3. The strategic asset allocation may change and may be altered by the trustee from time to time to suit prevailing market circumstances. Actual allocation will deviate from their targets, but are monitored so they are kept within a range approved by the Trustee.
  4. These holdings may change from time to time. The above holdings are the outcome of various strategies applied by UniSuper and by a range of investment managers taking into account a variety of considerations, many of which are specific to UniSuper and superannuation funds in general. The above lists are published for informational purposes only and are not a recommendation or endorsement of any of the companies listed, for inclusion in your personal portfolio. Before selecting companies to invest in personally, you should seek professional financial advice that takes into account your personal circumstances and investment objectives. Value includes direct holdings only and does not include exposures from indirect holdings.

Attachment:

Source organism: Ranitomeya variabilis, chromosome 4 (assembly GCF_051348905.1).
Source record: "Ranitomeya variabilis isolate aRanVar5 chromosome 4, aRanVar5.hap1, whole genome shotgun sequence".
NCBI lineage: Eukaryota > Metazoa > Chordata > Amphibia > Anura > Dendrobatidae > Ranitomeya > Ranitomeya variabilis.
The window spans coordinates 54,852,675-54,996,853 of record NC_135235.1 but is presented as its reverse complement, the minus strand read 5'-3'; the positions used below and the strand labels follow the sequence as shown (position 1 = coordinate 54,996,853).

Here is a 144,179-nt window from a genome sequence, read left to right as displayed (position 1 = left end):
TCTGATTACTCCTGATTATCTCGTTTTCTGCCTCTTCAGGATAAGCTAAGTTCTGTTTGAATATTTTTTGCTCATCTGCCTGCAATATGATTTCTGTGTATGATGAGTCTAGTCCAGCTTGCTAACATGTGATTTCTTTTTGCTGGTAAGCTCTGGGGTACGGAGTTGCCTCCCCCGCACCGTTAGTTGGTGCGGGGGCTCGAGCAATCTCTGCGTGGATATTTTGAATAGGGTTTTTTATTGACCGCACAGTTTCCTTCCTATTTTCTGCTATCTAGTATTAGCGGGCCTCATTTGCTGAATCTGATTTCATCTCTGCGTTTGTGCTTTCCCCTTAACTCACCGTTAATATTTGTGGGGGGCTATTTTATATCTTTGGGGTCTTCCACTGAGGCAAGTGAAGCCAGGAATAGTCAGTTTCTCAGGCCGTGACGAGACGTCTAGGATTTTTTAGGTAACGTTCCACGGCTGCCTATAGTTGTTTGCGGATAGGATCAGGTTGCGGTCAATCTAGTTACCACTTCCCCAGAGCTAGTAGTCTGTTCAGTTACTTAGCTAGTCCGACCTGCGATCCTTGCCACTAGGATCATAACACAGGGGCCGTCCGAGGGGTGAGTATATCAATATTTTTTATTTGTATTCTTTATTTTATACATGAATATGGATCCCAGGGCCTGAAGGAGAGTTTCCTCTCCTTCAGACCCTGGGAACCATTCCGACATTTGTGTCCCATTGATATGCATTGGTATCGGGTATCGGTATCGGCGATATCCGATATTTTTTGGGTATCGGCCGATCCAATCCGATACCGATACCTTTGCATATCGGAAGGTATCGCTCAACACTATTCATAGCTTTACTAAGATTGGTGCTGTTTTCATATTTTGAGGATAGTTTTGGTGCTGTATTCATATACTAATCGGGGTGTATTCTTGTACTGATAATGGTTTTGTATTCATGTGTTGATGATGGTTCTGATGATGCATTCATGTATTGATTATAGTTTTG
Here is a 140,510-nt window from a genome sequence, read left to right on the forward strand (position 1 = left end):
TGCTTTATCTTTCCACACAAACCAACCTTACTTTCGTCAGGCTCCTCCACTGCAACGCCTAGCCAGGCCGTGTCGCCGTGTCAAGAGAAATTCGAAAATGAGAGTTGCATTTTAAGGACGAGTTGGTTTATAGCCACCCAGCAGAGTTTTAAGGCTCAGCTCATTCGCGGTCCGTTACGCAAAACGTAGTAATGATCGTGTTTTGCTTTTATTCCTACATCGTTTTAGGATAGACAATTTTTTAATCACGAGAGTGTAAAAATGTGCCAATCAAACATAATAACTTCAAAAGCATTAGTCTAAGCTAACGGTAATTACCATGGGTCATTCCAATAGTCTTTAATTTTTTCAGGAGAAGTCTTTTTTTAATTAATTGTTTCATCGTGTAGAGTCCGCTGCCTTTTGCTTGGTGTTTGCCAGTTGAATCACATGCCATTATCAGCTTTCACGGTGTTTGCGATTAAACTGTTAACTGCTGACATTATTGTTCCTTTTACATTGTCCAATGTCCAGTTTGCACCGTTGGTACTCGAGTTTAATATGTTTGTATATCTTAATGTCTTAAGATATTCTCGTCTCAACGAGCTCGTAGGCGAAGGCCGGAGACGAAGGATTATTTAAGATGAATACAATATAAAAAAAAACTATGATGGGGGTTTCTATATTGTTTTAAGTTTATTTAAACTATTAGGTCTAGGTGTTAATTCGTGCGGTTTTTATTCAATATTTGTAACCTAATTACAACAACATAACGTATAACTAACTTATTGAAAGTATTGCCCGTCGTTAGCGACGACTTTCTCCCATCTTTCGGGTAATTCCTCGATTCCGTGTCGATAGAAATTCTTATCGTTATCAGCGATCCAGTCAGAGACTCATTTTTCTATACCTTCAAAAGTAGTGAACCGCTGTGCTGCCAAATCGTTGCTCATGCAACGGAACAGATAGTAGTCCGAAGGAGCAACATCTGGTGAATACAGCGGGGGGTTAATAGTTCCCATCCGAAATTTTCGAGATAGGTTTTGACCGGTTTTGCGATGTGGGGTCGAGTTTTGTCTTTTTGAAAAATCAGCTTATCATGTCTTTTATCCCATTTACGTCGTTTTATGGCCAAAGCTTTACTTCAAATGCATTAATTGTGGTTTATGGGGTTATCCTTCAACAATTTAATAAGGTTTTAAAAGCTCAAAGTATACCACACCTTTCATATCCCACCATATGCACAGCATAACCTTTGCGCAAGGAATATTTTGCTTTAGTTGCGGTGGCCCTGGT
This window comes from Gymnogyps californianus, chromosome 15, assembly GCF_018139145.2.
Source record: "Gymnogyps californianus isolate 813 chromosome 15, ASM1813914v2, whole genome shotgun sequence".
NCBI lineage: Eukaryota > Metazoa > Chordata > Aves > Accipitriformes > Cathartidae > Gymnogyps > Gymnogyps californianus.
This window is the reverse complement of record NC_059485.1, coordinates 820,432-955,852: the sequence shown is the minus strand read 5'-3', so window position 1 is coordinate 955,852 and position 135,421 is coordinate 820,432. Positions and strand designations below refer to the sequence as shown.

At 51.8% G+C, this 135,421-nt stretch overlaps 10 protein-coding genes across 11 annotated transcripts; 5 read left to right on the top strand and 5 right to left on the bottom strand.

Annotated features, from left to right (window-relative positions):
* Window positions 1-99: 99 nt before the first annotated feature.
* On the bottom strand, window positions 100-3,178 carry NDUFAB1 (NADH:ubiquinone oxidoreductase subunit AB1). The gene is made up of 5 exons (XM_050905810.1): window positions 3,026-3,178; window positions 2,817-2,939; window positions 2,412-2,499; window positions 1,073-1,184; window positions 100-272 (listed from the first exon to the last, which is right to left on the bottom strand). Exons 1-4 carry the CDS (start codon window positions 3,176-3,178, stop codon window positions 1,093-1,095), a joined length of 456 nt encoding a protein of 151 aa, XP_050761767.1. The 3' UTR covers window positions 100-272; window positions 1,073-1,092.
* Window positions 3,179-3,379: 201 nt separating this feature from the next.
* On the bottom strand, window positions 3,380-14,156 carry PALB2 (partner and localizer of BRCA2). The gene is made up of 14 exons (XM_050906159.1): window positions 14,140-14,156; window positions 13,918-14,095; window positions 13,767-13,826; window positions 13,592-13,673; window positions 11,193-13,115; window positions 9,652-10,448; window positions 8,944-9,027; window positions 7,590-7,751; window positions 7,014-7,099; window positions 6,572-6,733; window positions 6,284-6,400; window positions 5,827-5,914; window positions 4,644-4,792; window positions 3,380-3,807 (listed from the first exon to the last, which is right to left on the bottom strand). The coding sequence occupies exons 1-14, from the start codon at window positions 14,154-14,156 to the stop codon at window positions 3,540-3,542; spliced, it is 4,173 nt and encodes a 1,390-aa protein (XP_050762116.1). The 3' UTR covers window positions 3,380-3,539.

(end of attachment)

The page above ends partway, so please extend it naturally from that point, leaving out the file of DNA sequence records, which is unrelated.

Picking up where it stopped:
5. Value includes direct holdings only and does not include exposures from indirect holdings.

This information is of a general nature only and does not take into account your individual objectives, financial situation or needs. You should read the product disclosure statement and booklets relevant to your membership category, consider the appropriateness of the information having regard to your personal circumstances and consider consulting a licensed financial adviser before making an investment decision based on information contained here.

The former Australian Fixed Interest investment option was renamed to Australian Bond on 21 April 2012 to more clearly reflect the underlying assets - 100% Australian government bonds. The underlying asset allocation and investment strategy has not changed.